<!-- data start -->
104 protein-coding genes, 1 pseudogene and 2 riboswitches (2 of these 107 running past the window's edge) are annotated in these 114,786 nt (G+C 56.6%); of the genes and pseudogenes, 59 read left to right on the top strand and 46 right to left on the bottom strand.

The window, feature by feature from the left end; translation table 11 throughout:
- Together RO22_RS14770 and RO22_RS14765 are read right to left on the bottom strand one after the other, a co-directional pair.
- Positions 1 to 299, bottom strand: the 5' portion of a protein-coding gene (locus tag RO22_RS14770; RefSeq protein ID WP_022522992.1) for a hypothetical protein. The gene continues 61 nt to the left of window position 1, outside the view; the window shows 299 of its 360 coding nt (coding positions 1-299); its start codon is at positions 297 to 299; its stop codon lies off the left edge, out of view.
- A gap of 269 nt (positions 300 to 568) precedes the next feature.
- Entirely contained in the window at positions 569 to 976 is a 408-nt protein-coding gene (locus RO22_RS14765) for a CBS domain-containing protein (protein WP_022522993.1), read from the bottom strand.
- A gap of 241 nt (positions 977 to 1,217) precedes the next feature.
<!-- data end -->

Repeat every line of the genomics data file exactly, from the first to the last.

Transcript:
104 protein-coding genes, 1 pseudogene and 2 riboswitches (2 of these 107 running past the window's edge) are annotated in these 114,786 nt (G+C 56.6%); of the genes and pseudogenes, 59 read left to right on the top strand and 46 right to left on the bottom strand.

The window, feature by feature from the left end; translation table 11 throughout:
- Together RO22_RS14770 and RO22_RS14765 are read right to left on the bottom strand one after the other, a co-directional pair.
- Positions 1 to 299, bottom strand: the 5' portion of a protein-coding gene (locus tag RO22_RS14770; RefSeq protein ID WP_022522992.1) for a hypothetical protein. The gene continues 61 nt to the left of window position 1, outside the view; the window shows 299 of its 360 coding nt (coding positions 1-299); its start codon is at positions 297 to 299; its stop codon lies off the left edge, out of view.
- A gap of 269 nt (positions 300 to 568) precedes the next feature.
- Entirely contained in the window at positions 569 to 976 is a 408-nt protein-coding gene (locus RO22_RS14765) for a CBS domain-containing protein (protein WP_022522993.1), read from the bottom strand.
- A gap of 241 nt (positions 977 to 1,217) precedes the next feature.